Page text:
Review Summary: Worse than Lions Write History, but better than most everything else.
In Pieces - Learning to Accept Silence
Where the fuc
k did In Pieces go? That's the million dollar question. I've been rocking out to their only two LPs Learning to Accept Silence
and Lions Write History
for the past two days or so and I can't help thinking that they'd be amazing live (though their show may be underattended). After releasing Lions Write History
in 2005 they toured behind the album and then fell off the face of the earth. I know they have members from other bands like With Honor
, and maybe Life in Your Way
, but come on, aren't those bands broken up or something? And, if ignoring With Honor's self-titled EP, they trump all of those other bands. With all of the crap imitation bands cashing in at Victory Records you'd think there would be some space for In Pieces to unload a third LP in 2007 or 2008. Either way they might not put anything out ever again, and because I've already reviewed their most recent LP, I'm going to take a stab at Learning to Accept Silence
The main reason I love Lions Write History
(enough to rank it a 5/5) is the tightness of the band's songwriting. Every moment seems carefully crafted enough to tear apart the listener. Every interweaving guitar line, heavy bass tone, anything and everything is interesting, fun, and emotionally compelling. It is a perfect post-hardcore release. And if Lions Write History
is post-hardcore at its tightest, Learning to Accept Silence
is its looser young sibling. Don't get me wrong, the album is well-crafted, but instead of carefully segueing between different sections and ideas, this younger version of In Pieces specializes in jutting transitions between different section and tearing apart the listener through massive emotional leaps instead of careful, immaculate baby steps. The resulting feel is much "looser" as I've labeled it, and while not perfect is also very effective at producing awesome songs. Take the album's best track, "A Fitting Lie." At around 2:50 there is a crazy tempo shift. The song is blaring along in a swift 4/4 and then all of sudden the melodic, fast sound breaks down into a solo rhythm guitar strumming in a 4/4 that uses the eighth note value of the previous tempo as an eighth triplet, effectively changing the tempo to 12 original eighths for every 8 new eighths, a jutting shift, but it succeeds, all because In Pieces forces two beautifully composed sections of their song up against each other. It doesn't have the sophistication of the transitions on their second LP, but if anything it's incredibly effective too. These kinds of instant transitions are favored throughout the album, and as a result every single song is has split personalities between original, beautiful slow sections and furious fast sections.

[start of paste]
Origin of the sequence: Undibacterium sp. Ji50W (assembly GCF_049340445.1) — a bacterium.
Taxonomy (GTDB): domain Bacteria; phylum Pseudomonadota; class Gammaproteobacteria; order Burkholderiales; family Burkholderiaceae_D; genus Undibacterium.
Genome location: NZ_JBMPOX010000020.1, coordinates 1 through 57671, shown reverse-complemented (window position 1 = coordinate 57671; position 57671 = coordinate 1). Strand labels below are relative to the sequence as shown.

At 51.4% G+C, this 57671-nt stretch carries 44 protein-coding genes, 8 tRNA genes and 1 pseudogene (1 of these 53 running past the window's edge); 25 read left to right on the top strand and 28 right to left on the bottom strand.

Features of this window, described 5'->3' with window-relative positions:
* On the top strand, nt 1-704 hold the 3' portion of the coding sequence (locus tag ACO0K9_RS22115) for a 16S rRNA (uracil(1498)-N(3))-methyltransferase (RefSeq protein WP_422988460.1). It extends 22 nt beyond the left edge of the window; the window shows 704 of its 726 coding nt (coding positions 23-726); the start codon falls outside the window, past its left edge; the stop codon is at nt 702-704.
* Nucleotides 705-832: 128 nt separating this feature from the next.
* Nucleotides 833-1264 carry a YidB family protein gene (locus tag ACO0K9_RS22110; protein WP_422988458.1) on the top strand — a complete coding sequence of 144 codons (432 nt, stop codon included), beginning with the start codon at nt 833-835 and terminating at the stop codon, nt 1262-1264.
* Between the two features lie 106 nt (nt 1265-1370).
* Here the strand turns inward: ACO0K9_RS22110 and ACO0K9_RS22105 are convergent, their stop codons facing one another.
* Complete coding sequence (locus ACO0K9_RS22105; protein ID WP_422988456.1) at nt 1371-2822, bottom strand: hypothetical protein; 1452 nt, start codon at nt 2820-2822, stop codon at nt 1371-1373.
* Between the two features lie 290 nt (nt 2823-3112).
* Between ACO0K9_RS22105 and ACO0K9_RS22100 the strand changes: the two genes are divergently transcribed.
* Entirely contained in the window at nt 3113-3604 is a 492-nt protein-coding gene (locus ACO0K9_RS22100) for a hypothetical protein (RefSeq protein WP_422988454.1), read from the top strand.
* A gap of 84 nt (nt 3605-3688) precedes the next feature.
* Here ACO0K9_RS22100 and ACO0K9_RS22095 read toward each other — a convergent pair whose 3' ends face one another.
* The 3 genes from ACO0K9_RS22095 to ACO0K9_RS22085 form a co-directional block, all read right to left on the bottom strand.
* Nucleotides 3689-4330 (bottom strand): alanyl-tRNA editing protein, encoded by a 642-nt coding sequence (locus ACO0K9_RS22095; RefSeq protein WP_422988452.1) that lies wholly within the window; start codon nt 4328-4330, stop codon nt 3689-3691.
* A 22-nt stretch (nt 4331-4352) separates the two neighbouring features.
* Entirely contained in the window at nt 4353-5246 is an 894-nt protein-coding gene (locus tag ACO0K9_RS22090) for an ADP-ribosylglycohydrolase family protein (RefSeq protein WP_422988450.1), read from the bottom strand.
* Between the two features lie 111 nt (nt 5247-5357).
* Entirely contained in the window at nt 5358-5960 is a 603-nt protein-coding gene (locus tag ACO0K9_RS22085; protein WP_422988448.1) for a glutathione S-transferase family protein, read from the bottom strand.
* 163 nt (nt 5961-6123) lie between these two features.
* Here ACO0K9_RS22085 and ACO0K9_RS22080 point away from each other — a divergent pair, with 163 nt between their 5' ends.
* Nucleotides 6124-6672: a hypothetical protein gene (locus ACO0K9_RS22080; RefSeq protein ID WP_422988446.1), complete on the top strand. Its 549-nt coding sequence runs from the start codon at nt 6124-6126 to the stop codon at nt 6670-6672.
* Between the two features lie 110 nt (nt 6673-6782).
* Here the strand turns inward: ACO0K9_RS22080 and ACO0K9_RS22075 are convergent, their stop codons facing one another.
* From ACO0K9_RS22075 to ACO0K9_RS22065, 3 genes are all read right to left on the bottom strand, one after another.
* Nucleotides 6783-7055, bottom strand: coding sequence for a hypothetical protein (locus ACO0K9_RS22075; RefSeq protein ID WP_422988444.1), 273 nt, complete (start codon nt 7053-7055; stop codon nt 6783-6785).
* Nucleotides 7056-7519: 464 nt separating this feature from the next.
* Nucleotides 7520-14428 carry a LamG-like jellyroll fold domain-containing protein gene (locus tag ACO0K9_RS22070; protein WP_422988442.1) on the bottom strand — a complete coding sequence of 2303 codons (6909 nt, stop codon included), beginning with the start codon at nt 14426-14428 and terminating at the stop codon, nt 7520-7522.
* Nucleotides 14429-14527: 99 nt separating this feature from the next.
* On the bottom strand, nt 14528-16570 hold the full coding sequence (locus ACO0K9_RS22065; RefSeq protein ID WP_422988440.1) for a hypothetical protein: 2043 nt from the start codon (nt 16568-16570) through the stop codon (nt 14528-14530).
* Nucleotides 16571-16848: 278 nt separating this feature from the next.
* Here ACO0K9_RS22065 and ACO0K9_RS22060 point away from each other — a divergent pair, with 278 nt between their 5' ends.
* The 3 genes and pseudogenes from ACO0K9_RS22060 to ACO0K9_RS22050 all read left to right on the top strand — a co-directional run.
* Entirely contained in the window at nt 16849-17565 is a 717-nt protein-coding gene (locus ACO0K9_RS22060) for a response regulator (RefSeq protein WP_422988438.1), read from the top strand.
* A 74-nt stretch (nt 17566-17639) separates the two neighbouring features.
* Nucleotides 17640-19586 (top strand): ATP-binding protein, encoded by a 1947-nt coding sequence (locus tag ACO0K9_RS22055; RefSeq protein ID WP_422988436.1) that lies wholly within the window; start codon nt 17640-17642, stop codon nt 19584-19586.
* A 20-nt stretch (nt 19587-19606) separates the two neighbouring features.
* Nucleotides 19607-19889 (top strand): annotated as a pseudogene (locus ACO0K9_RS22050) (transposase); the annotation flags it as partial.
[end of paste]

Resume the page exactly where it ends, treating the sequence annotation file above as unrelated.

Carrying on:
This album also has a slightly different flavor than Lions Write History
. Lions Write History
featured tighter songwriting, with more interweaving of parts, and as a result the album wasn't as visceral or intense as many other post-hardcore albums. There were long meandering sections that got by on their ingenuity and not their ability to produce dynamic shifts or other typical post-hardcore tricks. Learning to Accept Silence
is much more traditional than that. In addition, the sweet sections are all the sweeter and the brutal sections all the more brutal. They will engage in thick and heavy breakdowns with little to no attention to harmony or melody. However, they'll also decide to produce slower sections that are amazingly consonant and catchy. A lot of this is rendered by the guitars, who will use the typical arpeggiation techniques during the slow sections and use a lot of open-note chugging mixed with higher-pitched whining tritone guitar riffs or dyads. So in reality its sort of typical fare. It's a little more expected, which may be because it's from 2002 when this brand of post-hardcore was still incredibly fresh. But, what Learning to Accept Silence
loses from being more traditional, it more than makes up for with the emotion and maturity on this album. The singing and screaming are both top notch, and is really aggressive and in-your-face without being invasive and pleading. The whole album sounds like one that inspires followers and not the other way around. I can practically hear tons of Victory Records bands messing up the intro to "Mistake I'd Made Again" with bad production, cheesy guitar inflections, and whiny vocals.
And other than these specific admirable characteristics, this album just destroys. Every song is memorable and fun. I now listen to it in the shadow of Lions Write History
but in a lot of ways, this album has its older brother beat. "A Fitting Lie" is the best track in the band's collection and there isn't a weak track on the album. If anything, this is one of the best debut LPs for a post-hardcore, certainly more so than Identity Crisis
, The Frailty of Words
, Wiretap Scars
, Darts to the Sea
, among others. In fact, the only I can think of in competition is Glassjaw's EYEWTKAS
. So ya, Learning to Accept Silence
is the real deal, if a little antiquated against the band's most recent effort.